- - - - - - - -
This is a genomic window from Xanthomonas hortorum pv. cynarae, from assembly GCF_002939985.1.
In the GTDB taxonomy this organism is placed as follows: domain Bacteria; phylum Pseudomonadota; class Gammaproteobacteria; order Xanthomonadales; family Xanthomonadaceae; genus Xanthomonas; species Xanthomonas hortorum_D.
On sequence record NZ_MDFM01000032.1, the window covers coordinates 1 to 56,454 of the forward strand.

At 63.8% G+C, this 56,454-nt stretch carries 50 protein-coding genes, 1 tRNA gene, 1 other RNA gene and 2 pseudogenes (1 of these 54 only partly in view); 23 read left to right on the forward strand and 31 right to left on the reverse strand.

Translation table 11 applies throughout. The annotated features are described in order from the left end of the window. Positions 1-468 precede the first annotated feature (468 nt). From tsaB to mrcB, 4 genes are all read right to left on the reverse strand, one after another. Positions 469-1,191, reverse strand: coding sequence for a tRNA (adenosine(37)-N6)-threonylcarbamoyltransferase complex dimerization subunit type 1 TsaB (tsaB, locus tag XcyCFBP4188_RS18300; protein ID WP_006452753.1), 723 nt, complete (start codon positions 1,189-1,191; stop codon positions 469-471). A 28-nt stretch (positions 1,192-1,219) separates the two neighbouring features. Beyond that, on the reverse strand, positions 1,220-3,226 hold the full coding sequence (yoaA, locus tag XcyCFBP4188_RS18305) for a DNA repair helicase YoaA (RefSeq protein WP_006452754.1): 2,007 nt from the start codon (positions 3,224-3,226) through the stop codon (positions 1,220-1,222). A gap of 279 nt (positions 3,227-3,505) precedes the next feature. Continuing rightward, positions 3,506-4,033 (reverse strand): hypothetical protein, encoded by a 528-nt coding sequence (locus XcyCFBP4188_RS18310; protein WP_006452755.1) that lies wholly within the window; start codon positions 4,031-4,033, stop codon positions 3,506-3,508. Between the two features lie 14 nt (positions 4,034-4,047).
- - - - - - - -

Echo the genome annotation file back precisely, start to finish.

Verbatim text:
This is a genomic window from Xanthomonas hortorum pv. cynarae, from assembly GCF_002939985.1.
In the GTDB taxonomy this organism is placed as follows: domain Bacteria; phylum Pseudomonadota; class Gammaproteobacteria; order Xanthomonadales; family Xanthomonadaceae; genus Xanthomonas; species Xanthomonas hortorum_D.
On sequence record NZ_MDFM01000032.1, the window covers coordinates 1 to 56,454 of the forward strand.

At 63.8% G+C, this 56,454-nt stretch carries 50 protein-coding genes, 1 tRNA gene, 1 other RNA gene and 2 pseudogenes (1 of these 54 only partly in view); 23 read left to right on the forward strand and 31 right to left on the reverse strand.

Translation table 11 applies throughout. The annotated features are described in order from the left end of the window. Positions 1-468 precede the first annotated feature (468 nt). From tsaB to mrcB, 4 genes are all read right to left on the reverse strand, one after another. Positions 469-1,191, reverse strand: coding sequence for a tRNA (adenosine(37)-N6)-threonylcarbamoyltransferase complex dimerization subunit type 1 TsaB (tsaB, locus tag XcyCFBP4188_RS18300; protein ID WP_006452753.1), 723 nt, complete (start codon positions 1,189-1,191; stop codon positions 469-471). A 28-nt stretch (positions 1,192-1,219) separates the two neighbouring features. Beyond that, on the reverse strand, positions 1,220-3,226 hold the full coding sequence (yoaA, locus tag XcyCFBP4188_RS18305) for a DNA repair helicase YoaA (RefSeq protein WP_006452754.1): 2,007 nt from the start codon (positions 3,224-3,226) through the stop codon (positions 1,220-1,222). A gap of 279 nt (positions 3,227-3,505) precedes the next feature. Continuing rightward, positions 3,506-4,033 (reverse strand): hypothetical protein, encoded by a 528-nt coding sequence (locus XcyCFBP4188_RS18310; protein WP_006452755.1) that lies wholly within the window; start codon positions 4,031-4,033, stop codon positions 3,506-3,508. Between the two features lie 14 nt (positions 4,034-4,047).